People with obesity exhibit a general proinflammatory profile. Changes of cytokine/adipokine secretion by adipocytes and the release of free FA by AT couple with dramatic changes in the immune cell repertoire and function shifting the balance of cell subsets and soluble mediators toward a proinflammatory profile [37][38][39]. This results from an altered balance of key transcription factors able to promote inflammation through the induction of molecules such  TNFalpha, IL-6, IL-1β, and Toll-like receptor (TLR) 4. These, in turn, exacerbate the inflammatory state [40][41][42] and can promote a favourable microenvironment to CRC onset/evolution [43].

    SFA have been shown to negatively affect metabolic functions [44] and to activate inflammatory pathways by acting as ligands of receptors, such as the TLR, involved in the innate immune response. Conversely, endogenous or dietary PUFA are precursors of both pro- and anti-inflammatory lipid mediators [45].

    At the same time, adipocytes from SAT and VAT of obese subjects, treated with free FA (i.e., OA, LA, AA, lauric and myristic acids or PA and SA mixtures) showed a proinflammatory cytokine profile [46][47]. Conversely, ω3 PUFA, in particular DHA and EPA, were reported to exert an anti-inflammatory role in whole SAT and VAT and in isolated adipocytes from obese subjects by reducing proinflammatory mediators [48][49][50]. The capacity of pro- and anti-inflammatory PUFA to regulate immune pathways in VAT suggests a role for the altered PUFA composition in shaping immune cell phenotypes in obesity [51]. The ability of dietary PUFA to regulate adipocyte gene expression further elucidates the role of diet in the modulation of AT inflammation, even though the mechanisms responsible of such an effect still need to be clarified.

    Several intervention studies have also investigated the role of FA in the control of AT homeostasis. In a clinical trial of obese participants, ω3 PUFA-rich fish oil (FO) supplementation was found to reduce the expression of NLRP3 inflammasome associated genes in AT and circulating IL-18 levels [50]. Among the genes modulated by the consumption of different PUFA sources are those involved in AT inflammation and metabolism, including inflammasome-associated IL-18, IL-1β and IL-1RN, and genes involved in impaired fasting glucose in obese subjects [50][52]. Conversely, no effect on SAT inflammatory genes was exerted by DHA supplementation in obese postmenopausal women [53].

    A strong association between AT inflammation and its SFA and MUFA content was also demonstrated [16]. KOBS study carried out on obese individuals showed that surgery-induced weight loss reduces the expression of inflammatory pathways (IL-1β and NF-κB), and unravelled a positive/negative association between inflammation and SFA and MUFA content, respectively, in both SAT and VAT [ 20]. FADS1/FADS2 genotypes were found able to modify these correlations, both in KOBS and DiOGenes studies, indicating that variants in this gene cluster may influence the interaction between AT FA and tissue inflammation [16][54].

    4. Fatty Acids and Immune Cells: Regulation of Transcription Factors, Inflammatory Pathways, and Effector Functions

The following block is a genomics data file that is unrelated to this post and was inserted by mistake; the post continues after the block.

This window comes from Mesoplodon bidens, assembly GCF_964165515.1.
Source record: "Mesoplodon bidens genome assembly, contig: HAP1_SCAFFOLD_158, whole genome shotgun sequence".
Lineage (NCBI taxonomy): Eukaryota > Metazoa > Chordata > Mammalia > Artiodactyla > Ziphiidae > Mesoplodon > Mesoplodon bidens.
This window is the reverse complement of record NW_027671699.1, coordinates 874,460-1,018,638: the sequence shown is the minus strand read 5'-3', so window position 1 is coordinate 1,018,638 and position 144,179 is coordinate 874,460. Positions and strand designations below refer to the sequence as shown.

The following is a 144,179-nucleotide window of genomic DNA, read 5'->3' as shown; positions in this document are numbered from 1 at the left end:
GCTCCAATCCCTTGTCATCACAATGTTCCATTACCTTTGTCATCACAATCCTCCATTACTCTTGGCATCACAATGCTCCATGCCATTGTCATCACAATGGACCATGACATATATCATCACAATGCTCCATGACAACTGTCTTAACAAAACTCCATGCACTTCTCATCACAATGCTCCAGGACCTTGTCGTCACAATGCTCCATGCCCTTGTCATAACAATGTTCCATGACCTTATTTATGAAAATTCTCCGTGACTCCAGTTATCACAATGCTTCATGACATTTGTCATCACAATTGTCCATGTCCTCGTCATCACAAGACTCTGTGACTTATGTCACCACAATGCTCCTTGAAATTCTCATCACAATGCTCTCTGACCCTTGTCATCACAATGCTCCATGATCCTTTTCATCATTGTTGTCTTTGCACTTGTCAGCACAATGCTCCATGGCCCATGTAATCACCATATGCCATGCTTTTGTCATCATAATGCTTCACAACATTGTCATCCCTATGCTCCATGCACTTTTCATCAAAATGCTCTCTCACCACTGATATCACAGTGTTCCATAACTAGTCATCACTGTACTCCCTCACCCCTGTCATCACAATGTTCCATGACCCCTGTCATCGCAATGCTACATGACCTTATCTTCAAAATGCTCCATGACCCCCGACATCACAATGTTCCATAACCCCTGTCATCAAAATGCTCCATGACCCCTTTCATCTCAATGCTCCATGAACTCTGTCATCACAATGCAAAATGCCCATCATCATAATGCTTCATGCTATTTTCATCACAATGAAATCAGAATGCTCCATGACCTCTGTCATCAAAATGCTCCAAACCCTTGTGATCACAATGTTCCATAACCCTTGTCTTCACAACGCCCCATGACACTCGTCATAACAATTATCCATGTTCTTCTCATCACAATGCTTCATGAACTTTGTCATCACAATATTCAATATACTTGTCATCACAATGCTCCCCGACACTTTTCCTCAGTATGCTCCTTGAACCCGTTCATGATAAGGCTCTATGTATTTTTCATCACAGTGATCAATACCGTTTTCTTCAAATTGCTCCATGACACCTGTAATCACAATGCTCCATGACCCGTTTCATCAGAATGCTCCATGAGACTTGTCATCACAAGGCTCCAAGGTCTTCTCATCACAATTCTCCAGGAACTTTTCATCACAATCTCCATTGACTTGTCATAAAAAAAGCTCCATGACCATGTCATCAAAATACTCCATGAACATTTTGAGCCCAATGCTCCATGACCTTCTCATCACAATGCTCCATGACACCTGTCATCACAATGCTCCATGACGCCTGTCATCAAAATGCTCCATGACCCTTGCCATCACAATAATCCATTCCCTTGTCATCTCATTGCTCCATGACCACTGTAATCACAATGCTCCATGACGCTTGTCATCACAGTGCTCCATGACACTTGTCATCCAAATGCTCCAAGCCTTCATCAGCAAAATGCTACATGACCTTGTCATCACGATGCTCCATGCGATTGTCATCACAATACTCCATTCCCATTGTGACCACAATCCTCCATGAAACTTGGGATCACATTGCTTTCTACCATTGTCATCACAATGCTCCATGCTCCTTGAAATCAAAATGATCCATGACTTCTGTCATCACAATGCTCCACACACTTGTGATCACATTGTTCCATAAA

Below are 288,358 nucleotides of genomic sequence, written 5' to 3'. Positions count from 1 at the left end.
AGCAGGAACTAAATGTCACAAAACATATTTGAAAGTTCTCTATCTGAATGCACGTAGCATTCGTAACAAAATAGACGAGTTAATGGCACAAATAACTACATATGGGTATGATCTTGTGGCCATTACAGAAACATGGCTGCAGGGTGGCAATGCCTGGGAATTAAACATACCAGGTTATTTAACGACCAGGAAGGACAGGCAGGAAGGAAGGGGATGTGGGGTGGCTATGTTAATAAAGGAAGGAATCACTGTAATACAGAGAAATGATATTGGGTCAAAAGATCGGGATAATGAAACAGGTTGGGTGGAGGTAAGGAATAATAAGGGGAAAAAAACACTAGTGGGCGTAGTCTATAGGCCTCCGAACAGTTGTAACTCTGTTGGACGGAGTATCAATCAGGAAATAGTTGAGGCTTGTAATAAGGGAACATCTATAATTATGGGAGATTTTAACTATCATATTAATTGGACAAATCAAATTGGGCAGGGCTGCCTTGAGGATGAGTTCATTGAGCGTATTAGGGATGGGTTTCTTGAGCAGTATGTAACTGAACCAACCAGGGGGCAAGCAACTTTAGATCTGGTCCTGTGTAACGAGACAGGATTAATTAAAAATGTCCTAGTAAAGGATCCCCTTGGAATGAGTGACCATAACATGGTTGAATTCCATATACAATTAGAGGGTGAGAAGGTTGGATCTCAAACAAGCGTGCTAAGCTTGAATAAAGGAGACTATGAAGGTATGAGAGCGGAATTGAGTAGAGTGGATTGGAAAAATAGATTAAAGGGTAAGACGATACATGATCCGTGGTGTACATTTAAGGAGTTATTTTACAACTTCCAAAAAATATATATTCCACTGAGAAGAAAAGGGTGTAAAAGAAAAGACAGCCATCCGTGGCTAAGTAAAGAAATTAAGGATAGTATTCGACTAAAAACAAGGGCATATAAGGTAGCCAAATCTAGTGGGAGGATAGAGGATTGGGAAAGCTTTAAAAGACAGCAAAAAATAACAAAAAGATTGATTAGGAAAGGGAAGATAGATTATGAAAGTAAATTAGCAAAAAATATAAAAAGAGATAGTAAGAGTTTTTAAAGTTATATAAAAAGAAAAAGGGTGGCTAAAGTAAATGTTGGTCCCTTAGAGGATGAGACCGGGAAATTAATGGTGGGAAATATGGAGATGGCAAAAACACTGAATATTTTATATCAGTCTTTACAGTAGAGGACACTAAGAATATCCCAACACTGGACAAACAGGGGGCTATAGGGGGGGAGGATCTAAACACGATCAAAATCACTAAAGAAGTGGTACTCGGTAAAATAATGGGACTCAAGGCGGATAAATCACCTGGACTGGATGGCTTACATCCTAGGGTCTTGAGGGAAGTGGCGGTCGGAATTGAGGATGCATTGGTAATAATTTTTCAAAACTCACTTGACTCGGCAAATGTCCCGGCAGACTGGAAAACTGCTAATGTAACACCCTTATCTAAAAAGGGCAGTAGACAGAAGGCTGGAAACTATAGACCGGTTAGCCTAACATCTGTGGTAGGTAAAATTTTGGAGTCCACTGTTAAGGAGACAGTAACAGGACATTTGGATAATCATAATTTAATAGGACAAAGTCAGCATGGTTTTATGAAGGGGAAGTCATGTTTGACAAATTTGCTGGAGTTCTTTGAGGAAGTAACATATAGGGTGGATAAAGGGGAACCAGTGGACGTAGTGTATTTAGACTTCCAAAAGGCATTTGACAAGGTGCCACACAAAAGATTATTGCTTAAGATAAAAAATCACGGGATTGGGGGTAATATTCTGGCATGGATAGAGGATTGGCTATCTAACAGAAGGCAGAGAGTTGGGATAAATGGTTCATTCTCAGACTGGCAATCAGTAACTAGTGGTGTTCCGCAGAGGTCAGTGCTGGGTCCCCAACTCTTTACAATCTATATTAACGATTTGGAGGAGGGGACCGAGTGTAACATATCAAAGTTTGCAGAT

Obesity is associated with increased numbers and activation levels of specific immune cell subsets responsible for skewing the balance towards a proinflammatory status. AT-associated active molecules, including FA, may represent important determinants in shaping the immune cell phenotype and tissue microenvironment. In particular, the balance of saturated/unsaturated FA and the relative composition of ω3/ω6 PUFA may have significant consequences on immune system homeostasis, acting as an important link between unhealthy dietary habits/obesity and impaired cancer surveillance [55][56][57].

    Although only a few studies have focused on FA-mediated immune cell regulation in the context of human AT, the immunomodulatory effects of dietary FA on cells of both innate and adaptive immunity have been investigated in a number of in vivo studies and in in vitro and animal models [58]. The molecular mechanisms and pathways involved are still poorly understood and often show cell type-specific features.

    In this section we discuss the human studies that highlighted the immunomodulatory properties of FA following their dietary supplementation and after in vitro/ex-vivo stimulation of immune cells, focusing on the molecular pathways involved.

    The role of FA in the regulation of immune/inflammatory response has been investigated in several intervention studies aimed at assessing the effects of consumption of different FA on inflammation-related genes. As discussed above, the analysis of inflammatory response gene expression profiles in AT have generated discordant results mainly due to differences related to the type of body fat depot analysed. Conversely, gene expression profiling of circulating immune cells within the peripheral blood mononuclear cell (PBMC) fraction turned out to have the potential to clarify the molecular effects of FA consumption on human health [59]. In dietary intervention studies, PBMC gene expression profiles have been shown to act as potential biomarkers reflecting metabolic changes in the liver and AT.

    The entry is from 10.3390/cells10071738